FANDOR: Great Restorations, Revelations, and Debuts of 2016

By Sean Axmaker
Dec 13, 2016

Private Property (Cinelicious, theatrical and Blu-ray+DVD)

Long considered lost until it was restored by the UCLA Film and Television Archive and rereleased in 2016, Private Property isn’t a lost masterpiece, but it is a terrific little independently-produced thriller—both a handsome production and a visually evocative world, taut with palpable tension. The directorial debut by Leslie Stevens, a playwright, screenwriter, and protégé of Orson Welles, this 1960 American indie is a neat little sexually-charged psychological thriller starring Corey Allen and Warren Oates as drifters with a sociopathic streak crashing the sunny California culture of affluence and trophy wives. The simmering resentments of class and money, and the confusion of sex, desire, and power point this film forward to the socio-political concerns of late-sixties and early-seventies cinema.
Our coverage of the best of the year can’t overlook the “new old” movies—the ones that are finally enjoying a much needed push or have just become available to the wider public. These are eight of the essential items that saw restoration or re-release this year.

BELLADONNA OF SADNESS (Cinelicious, theatrical and Blu-ray)

This lost 1973 classic of Japanese animation is indeed an erotic drama, but perhaps not what you might think. Set in an unnamed kingdom in an abstracted medieval Europe, it’s part subversive folk tale, part rock-ballad musical, and part experimental filmmaking. Whatever you want to call it, it’s nothing like the manga serials or sexually explicit anime horrors that come to mind in the intersection of Japan, animation, and erotica. This has more in common with animated outliers like Fantastic Planet (France, 1973) and the Czech New Wave masterpiece Valerie and Her Week of Wonders (1970). From abstract sexual imagery to strobing Peter Max pop-art designs to delicate watercolors and Euro-style sketches, Belladonna of Sadness—restored to its full length and to its visual vibrancy and intensity by Cinelicious—is a unique artifact from a time when animated features could aspire to fine art and experimentation for adult audiences.

A.V. CLUB: From martial arts to mumbling cowboys – The best re-released and restored films of 2016

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By Ignatiy Vishnevetsky
Dec 5, 2016

Movie culture has always been sustained by rediscovery and revaluation—that infinite process of expanding and redefining canons. There are two important factors at play here. The first is that film spread and developed faster than any creative medium that preceded it, meaning that the bulk of what survives of film history is still unexplored. The second is that film has always been a business, and that its commercialization can make release patterns and availability into tricky processes. Every year, some set of rights is finally negotiated or some negative is found after decades in a closet.

Our coverage of the best of the year can’t overlook the “new old” movies—the ones that are finally enjoying a much needed push or have just become available to the wider public. These are eight of the essential items that saw restoration or re-release this year.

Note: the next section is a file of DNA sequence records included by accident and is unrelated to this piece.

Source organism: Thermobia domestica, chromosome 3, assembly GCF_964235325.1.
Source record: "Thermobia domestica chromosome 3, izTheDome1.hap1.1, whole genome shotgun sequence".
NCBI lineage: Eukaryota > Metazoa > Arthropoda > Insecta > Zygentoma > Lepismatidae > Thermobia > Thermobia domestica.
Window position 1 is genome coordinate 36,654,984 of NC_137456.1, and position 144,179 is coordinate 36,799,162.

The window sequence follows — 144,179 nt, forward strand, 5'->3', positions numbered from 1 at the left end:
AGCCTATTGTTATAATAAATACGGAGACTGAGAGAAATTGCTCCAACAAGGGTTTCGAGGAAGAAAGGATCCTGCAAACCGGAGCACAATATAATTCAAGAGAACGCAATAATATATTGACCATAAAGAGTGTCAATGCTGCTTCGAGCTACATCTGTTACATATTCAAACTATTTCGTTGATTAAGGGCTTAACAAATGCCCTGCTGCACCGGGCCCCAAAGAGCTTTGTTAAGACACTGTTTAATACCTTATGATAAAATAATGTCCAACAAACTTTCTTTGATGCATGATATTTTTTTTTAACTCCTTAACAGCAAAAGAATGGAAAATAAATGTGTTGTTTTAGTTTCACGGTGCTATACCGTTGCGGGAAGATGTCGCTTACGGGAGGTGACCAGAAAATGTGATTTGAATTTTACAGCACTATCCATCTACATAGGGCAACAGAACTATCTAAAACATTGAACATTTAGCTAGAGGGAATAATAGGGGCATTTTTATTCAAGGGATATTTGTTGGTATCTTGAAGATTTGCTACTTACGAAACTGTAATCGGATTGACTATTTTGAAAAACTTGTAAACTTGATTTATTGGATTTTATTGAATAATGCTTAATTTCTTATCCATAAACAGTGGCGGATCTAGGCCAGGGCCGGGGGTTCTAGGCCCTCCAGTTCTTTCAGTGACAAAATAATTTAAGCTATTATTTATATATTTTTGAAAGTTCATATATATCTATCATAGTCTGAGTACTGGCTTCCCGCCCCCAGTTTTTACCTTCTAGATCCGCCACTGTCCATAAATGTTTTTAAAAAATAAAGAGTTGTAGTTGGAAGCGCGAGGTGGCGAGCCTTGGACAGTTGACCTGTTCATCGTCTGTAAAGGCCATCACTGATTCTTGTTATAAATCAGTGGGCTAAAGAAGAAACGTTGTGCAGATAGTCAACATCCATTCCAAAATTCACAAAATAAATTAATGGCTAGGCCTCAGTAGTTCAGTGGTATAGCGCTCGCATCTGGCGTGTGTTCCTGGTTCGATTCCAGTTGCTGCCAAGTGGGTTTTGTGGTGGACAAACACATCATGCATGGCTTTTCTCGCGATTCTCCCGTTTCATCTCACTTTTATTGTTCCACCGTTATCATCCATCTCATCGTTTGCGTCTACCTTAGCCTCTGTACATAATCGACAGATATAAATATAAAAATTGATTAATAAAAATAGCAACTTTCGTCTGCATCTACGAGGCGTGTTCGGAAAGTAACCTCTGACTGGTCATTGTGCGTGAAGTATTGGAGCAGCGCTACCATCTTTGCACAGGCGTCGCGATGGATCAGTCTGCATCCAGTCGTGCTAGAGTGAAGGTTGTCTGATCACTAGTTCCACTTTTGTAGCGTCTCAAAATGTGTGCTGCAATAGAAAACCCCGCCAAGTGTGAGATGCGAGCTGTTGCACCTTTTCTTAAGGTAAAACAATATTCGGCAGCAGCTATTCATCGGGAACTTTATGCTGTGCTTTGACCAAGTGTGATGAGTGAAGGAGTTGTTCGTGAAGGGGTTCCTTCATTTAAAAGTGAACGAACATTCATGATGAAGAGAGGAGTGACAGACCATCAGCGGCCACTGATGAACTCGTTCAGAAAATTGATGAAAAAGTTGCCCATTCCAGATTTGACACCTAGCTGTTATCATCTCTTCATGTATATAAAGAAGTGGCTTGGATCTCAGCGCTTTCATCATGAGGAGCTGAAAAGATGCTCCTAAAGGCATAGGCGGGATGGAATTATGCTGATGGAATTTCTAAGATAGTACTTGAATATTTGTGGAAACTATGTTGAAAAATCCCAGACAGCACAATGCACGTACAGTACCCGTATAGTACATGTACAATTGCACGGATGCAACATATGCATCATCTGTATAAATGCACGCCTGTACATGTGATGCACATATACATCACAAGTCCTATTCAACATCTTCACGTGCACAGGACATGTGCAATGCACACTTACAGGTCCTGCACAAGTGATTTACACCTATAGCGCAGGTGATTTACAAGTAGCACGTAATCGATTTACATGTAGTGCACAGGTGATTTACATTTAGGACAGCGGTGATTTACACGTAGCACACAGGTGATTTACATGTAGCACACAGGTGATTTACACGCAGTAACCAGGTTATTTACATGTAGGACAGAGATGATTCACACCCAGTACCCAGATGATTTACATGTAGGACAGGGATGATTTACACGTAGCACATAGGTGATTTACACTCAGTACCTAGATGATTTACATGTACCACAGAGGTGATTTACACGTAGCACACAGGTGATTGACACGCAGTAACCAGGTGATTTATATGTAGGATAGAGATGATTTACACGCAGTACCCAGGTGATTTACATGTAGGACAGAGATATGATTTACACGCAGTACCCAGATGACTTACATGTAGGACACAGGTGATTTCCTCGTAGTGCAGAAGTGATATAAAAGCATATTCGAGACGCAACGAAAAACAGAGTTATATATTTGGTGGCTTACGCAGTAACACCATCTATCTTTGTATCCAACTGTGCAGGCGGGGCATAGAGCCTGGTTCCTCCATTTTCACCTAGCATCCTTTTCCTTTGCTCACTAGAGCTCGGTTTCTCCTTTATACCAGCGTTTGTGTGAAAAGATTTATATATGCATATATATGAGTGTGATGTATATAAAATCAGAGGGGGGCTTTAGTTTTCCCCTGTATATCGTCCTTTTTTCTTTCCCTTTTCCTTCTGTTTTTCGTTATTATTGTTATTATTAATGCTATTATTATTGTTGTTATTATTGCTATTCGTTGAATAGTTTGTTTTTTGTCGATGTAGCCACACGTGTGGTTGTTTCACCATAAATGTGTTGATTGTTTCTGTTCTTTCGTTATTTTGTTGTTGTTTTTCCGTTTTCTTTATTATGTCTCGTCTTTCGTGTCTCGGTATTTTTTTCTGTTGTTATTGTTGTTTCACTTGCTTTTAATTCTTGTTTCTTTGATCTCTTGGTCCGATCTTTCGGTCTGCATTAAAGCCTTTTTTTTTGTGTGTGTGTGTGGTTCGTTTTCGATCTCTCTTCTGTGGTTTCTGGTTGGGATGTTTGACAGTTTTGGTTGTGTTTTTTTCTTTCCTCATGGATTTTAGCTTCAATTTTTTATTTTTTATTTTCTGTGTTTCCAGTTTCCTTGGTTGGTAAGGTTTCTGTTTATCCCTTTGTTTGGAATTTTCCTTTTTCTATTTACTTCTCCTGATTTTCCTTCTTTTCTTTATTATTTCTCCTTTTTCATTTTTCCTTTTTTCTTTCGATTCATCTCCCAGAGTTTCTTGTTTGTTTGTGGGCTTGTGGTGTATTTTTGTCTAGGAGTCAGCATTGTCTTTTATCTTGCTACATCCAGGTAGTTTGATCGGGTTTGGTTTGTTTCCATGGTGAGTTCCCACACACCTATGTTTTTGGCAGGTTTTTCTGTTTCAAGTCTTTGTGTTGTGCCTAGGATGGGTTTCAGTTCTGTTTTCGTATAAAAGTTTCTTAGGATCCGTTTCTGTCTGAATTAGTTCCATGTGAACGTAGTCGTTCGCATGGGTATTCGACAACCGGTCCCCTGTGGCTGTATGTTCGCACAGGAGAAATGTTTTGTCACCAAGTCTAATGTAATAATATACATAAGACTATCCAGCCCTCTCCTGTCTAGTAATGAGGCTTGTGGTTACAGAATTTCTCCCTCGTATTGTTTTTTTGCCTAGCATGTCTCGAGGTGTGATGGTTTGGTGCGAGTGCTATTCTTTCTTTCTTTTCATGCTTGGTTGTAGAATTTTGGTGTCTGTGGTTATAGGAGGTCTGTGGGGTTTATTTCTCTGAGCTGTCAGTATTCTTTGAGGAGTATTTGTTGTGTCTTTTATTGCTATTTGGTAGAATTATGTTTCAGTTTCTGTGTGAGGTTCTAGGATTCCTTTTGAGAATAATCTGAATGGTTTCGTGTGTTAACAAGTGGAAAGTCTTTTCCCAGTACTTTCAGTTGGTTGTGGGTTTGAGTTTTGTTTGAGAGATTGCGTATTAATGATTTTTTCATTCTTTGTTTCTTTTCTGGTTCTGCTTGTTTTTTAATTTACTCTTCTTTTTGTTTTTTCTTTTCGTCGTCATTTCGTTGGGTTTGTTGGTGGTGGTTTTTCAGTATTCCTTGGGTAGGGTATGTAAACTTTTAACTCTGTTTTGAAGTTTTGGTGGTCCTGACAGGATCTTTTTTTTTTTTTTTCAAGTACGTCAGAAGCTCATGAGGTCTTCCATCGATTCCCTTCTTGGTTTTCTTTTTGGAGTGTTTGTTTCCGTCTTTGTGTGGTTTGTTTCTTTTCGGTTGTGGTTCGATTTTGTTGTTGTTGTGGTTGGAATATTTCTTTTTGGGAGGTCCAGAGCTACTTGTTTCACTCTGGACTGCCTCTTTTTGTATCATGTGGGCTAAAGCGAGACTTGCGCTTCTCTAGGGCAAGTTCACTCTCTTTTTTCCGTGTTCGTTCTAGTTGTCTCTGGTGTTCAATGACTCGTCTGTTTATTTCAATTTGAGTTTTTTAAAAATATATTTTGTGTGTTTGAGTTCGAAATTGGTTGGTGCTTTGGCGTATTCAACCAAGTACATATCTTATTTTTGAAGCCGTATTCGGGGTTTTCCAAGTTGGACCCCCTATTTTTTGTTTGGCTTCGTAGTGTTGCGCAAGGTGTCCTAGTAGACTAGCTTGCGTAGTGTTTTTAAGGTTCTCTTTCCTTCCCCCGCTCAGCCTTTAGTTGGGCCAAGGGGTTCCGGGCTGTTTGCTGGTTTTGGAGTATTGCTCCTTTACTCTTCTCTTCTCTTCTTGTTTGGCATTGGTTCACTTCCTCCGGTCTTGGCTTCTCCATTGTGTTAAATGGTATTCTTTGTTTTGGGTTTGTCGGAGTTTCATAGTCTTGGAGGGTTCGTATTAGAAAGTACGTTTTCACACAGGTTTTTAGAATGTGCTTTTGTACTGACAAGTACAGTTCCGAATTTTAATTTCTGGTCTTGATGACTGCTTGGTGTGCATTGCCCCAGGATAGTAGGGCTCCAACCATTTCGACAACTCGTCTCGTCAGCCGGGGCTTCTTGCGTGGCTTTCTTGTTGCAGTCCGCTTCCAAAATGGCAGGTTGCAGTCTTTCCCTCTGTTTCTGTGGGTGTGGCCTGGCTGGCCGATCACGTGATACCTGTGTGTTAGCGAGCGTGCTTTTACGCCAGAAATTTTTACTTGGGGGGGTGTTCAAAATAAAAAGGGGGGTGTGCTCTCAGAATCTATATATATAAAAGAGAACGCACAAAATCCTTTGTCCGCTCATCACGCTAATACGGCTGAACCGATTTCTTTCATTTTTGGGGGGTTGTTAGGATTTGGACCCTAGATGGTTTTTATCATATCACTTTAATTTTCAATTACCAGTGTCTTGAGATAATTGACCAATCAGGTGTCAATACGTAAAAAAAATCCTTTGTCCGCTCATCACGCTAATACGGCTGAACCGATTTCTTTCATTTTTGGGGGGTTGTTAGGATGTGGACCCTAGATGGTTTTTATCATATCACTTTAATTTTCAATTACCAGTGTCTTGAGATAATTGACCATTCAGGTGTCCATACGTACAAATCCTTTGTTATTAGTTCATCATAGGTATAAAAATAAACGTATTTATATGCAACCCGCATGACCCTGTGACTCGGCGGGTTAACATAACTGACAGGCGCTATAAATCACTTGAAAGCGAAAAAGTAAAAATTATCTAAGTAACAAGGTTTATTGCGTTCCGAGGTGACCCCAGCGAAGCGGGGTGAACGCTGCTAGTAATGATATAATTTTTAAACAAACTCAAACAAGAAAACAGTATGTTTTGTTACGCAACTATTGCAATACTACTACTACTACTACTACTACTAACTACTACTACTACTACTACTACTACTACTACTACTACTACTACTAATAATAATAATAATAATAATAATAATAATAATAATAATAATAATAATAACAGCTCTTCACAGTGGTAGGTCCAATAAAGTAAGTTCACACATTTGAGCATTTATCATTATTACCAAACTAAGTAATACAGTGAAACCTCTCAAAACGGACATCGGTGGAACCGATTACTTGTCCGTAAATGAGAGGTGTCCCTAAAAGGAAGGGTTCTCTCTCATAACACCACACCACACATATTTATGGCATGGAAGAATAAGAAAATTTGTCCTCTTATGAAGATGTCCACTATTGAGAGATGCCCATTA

Belladonna Of Sadness (1973)

A psychosexual freak-out of fairy-tale subtexts and obscene imagery, Belladonna Of Sadness stands as one of the most unusual and challenging animated features of its time—no small feat, given that its contemporaries include René Laloux’s Fantastic Planet and the early films of Ralph Bakshi. Directed by Eiichi Yamamoto, a close collaborator of the Japanese comics and animation legend Osamu Tezuka, in an array of limited animation styles that draw on art nouveau and expressionism, the film draws on the French historian Jules Michelet’s theories of witchcraft as a form of rebellion to create an anti-authoritarian parable of sex magic and sexual violence in medieval France. A commercial failure in its time, the film had never played American theaters before this year’s 4K restoration; it has since been released on Blu-ray and DVD.

DANGEROUS MINDS: ‘Private Property’ – Kinky, sexually tense—and long lost—film noir thriller gets rediscovered

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By Bart Bealmear
June 30, 2016

The 1960 independent feature, Private Property, is a rarely seen, sexually tense thriller. Anyone who digs film noir, crime dramas, or vintage indie flicks is going to want to see this movie. Believed to have been lost for the ages, a 35mm print has been found and restored, so, lucky you, now you’ll have a chance to see it, as it’ll be released this week on home video for the first time.

Private Property is the work of writer/director, Leslie Stevens (he’d later create the sci-fi horror series, The Outer Limits). Shot in just ten days on a minuscule budget, the movie is a critique of classism and bourgeois suburban life. It’s also a beautifully photographed exploitation film. Stevens’ cast his own spouse, Kate Manx, as the doting ‘50s housewife Ann, and the majority of the picture was filmed on location at or near their Beverly Hills home. Much of the story takes place while the sun is blaring, but when the night comes, those same areas are transformed into creepy, shadowy settings.

Corey Allen and Warren Oates play criminal drifters, Duke and Boots. Allen worked primarily in TV, but will be familiar to many as Buzz, the lead delinquent in Rebel Without a Cause (1955). Oates is now remembered as one of Hollywood’s great character actors, having appeared in such revered pictures as The Wild Bunch (1969), Two-Lane Blacktop (1971), and Bring Me the Head of Alfredo Garcia (1974).

Though we know next to nothing about the backgrounds of Duke and Boots—factors that contribute to the ubiquitous tension in Private Property—it is clear from the get-go that Duke calls the shots. During a conversation early in the film, Boots admits to being a virgin, and Duke promises to find him a “twitch”. The first woman they spot is Ann, and they begin following, tailing her to the home in the hills she inhabits with her square husband, Roger. From there, Duke and Boots begin spying on her from a nearby vacant house, with the movie’s audience complicit in their voyeurism.